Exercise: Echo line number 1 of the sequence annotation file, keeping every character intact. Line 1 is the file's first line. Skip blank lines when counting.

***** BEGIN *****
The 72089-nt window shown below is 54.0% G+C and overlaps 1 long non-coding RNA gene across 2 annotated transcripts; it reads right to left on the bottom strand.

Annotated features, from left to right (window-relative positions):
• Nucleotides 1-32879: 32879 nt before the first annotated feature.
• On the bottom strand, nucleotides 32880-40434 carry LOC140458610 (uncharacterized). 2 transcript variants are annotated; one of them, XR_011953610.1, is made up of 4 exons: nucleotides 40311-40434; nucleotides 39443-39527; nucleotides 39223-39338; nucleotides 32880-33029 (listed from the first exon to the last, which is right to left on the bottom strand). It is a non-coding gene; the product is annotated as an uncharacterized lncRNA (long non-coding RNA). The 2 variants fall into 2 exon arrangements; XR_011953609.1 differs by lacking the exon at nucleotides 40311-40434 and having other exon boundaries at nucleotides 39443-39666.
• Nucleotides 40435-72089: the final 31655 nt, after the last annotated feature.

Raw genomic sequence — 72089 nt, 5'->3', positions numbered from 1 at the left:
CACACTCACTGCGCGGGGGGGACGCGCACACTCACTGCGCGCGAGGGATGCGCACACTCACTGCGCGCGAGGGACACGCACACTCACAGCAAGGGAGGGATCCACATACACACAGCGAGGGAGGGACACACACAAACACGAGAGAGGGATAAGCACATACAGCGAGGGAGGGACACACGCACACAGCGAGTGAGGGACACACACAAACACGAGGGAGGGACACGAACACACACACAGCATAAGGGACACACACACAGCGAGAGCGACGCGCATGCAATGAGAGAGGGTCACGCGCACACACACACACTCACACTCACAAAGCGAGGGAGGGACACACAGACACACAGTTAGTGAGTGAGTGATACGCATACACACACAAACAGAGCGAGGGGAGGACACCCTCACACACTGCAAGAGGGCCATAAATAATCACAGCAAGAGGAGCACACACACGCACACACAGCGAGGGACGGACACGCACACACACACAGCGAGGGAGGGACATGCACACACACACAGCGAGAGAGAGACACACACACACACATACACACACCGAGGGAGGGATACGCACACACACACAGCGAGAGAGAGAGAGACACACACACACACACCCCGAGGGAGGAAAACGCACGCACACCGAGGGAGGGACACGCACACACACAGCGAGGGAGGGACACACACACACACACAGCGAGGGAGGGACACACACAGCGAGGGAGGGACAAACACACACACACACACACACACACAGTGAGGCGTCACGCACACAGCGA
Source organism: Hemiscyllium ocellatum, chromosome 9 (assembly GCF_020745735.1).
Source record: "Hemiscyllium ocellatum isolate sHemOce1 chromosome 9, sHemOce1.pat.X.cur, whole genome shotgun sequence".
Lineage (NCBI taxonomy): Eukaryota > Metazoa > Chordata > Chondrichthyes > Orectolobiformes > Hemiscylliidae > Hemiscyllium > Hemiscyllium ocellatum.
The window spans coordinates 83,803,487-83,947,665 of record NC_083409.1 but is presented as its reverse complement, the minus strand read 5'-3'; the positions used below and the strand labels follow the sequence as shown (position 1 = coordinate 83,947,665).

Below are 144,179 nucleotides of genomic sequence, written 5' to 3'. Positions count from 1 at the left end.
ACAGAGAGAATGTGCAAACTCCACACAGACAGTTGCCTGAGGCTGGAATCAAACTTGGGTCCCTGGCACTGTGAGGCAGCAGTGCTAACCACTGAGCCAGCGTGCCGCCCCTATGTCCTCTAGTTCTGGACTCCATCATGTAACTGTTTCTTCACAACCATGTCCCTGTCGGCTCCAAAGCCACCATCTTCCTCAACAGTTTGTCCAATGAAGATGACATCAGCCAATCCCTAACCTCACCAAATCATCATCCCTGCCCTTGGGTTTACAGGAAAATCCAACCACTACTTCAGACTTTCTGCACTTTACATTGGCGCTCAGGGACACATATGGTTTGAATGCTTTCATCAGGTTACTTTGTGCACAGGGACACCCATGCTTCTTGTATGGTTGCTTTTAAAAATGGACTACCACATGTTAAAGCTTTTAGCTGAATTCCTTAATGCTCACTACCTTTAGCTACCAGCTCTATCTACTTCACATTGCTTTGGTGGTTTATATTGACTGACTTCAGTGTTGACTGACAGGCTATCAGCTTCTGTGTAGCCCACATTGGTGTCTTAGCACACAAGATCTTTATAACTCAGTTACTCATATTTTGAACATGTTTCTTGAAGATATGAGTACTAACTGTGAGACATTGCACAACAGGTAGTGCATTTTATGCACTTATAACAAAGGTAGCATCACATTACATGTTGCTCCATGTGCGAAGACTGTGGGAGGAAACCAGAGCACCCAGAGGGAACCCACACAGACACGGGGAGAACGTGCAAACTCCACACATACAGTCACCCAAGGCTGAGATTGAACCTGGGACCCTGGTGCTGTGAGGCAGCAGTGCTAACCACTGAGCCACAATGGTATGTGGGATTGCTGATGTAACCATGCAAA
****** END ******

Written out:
The 72089-nt window shown below is 54.0% G+C and overlaps 1 long non-coding RNA gene across 2 annotated transcripts; it reads right to left on the bottom strand.